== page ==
It’s no doubt “cool”, in the epic, cosmic sense and you do come away from the experience shell-shocked and dribbling like a baby, but it feels like too much at once with too little progression. A subjective complaint, perhaps, but I do feel like the ending tried too hard to end, rather than let the pieces fall into place. Then again, this was probably the intention all along. Nevertheless, a continuation managed to spawn from the madness in the form of a third film which we reviewed HERE.


Aside from an engrossing plot you also get some of the most unique visuals we’ve seen in anime currently on store shelves. The animators of SHAFT have done a great job in creating an unorthodox art style that makes every scene, and I mean every scene, have some kind of interesting feature or background you wouldn’t normally see. It’s a mad mixture of refined architecture, creative design and, at times, raw emotion.

The compilation movies could also be considered a remaster of the TV series. Many scenes have been retouched, altered or improved in some way compared to the original TV series. SHAFT has a history of having OCD tendencies, changing things around in their home video releases sometimes down to the smallest frame.


The audio that makes the experience in a show like this. The voice acting in Madoka is superb. Emotions constantly run high in this tragic, Shakespearean epic and the voice actors have gone above and beyond their job description. For me, Madoka’s highlight has always been the beautiful soundtrack by Yuki Kajiura known for her work in anime such as Tsubasa Chronicles, Fate/Zero and, more recently, Sword Art Online. The haunting melodies and violent orchestra grabs your attention from start to finish.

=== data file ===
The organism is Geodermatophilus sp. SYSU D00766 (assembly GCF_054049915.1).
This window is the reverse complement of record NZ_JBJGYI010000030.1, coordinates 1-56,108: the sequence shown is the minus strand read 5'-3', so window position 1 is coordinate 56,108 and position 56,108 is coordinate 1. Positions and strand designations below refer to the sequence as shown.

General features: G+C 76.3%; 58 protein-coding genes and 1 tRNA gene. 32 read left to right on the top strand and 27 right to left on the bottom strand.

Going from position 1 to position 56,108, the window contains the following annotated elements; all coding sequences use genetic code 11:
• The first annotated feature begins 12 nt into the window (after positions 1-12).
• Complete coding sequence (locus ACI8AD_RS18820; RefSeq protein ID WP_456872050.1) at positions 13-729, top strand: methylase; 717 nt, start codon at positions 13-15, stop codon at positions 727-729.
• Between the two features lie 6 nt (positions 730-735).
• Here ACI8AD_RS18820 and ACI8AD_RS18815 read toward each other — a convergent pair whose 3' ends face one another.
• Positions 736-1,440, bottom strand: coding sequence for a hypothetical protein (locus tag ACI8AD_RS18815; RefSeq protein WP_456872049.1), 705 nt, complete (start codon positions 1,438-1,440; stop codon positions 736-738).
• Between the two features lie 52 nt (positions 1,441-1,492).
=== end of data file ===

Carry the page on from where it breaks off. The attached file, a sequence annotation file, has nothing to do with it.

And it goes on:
I almost forgot this was a limited edition release, and as such you get a very nice art box housing the two Blu-ray discs as well as a booklet containing art work from the series. If you managed to grab the box with the original Madoka Magica TV release, this suits it well. Unfortunately it’s nothing too sumptuous, being more for fans who like to have their anime organised in a box rather than play around with loads of goodies.


Madoka Magica is definitely an experience, one that explores the classic tragedy theme all too well, if a little by-the-book. If you always dismissed magical girl anime as being too “girly” then this is the one to watch. It’ll turn your world upside down. For newcomers these two films are a great and powerful digest of the series, if only a little rushed towards the end. This collection is probably the most well done summary I’ve seen of a TV anime.

However, I’ve always preferred to just watch the series instead for more depth and character development. It is after all only 12 episodes. For existing fans there’s very little new content in this recap collection and all but the most ardent fans would drop the extra cash for another viewing. Ultimately though, this fact does little to detract from the quality of the release on offer.

Capsule Computers review guidelines can be found here.